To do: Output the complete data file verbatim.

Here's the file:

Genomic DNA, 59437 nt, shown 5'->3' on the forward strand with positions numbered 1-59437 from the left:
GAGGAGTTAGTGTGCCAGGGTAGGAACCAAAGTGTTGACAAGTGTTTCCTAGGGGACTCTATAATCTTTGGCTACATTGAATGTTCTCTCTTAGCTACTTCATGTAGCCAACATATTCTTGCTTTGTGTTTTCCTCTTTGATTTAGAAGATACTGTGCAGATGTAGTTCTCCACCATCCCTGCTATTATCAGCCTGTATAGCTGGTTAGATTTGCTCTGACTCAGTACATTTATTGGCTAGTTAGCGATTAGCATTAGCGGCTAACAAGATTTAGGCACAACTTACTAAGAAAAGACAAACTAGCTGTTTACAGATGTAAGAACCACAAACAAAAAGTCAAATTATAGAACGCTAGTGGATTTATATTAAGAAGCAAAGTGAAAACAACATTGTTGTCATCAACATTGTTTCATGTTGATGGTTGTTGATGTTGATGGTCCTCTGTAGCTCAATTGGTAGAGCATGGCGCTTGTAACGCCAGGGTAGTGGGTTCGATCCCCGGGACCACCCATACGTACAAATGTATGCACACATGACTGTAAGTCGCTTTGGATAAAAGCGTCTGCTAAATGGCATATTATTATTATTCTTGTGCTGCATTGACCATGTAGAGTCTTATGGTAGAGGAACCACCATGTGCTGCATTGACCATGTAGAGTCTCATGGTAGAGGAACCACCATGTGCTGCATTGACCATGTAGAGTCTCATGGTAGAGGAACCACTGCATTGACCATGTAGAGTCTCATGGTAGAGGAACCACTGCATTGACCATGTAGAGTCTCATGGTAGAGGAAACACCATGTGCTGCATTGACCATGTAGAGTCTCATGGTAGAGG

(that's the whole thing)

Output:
Genomic DNA, 59437 nt, shown 5'->3' on the forward strand with positions numbered 1-59437 from the left:
GAGGAGTTAGTGTGCCAGGGTAGGAACCAAAGTGTTGACAAGTGTTTCCTAGGGGACTCTATAATCTTTGGCTACATTGAATGTTCTCTCTTAGCTACTTCATGTAGCCAACATATTCTTGCTTTGTGTTTTCCTCTTTGATTTAGAAGATACTGTGCAGATGTAGTTCTCCACCATCCCTGCTATTATCAGCCTGTATAGCTGGTTAGATTTGCTCTGACTCAGTACATTTATTGGCTAGTTAGCGATTAGCATTAGCGGCTAACAAGATTTAGGCACAACTTACTAAGAAAAGACAAACTAGCTGTTTACAGATGTAAGAACCACAAACAAAAAGTCAAATTATAGAACGCTAGTGGATTTATATTAAGAAGCAAAGTGAAAACAACATTGTTGTCATCAACATTGTTTCATGTTGATGGTTGTTGATGTTGATGGTCCTCTGTAGCTCAATTGGTAGAGCATGGCGCTTGTAACGCCAGGGTAGTGGGTTCGATCCCCGGGACCACCCATACGTACAAATGTATGCACACATGACTGTAAGTCGCTTTGGATAAAAGCGTCTGCTAAATGGCATATTATTATTATTCTTGTGCTGCATTGACCATGTAGAGTCTTATGGTAGAGGAACCACCATGTGCTGCATTGACCATGTAGAGTCTCATGGTAGAGGAACCACCATGTGCTGCATTGACCATGTAGAGTCTCATGGTAGAGGAACCACTGCATTGACCATGTAGAGTCTCATGGTAGAGGAACCACTGCATTGACCATGTAGAGTCTCATGGTAGAGGAAACACCATGTGCTGCATTGACCATGTAGAGTCTCATGGTAGAGG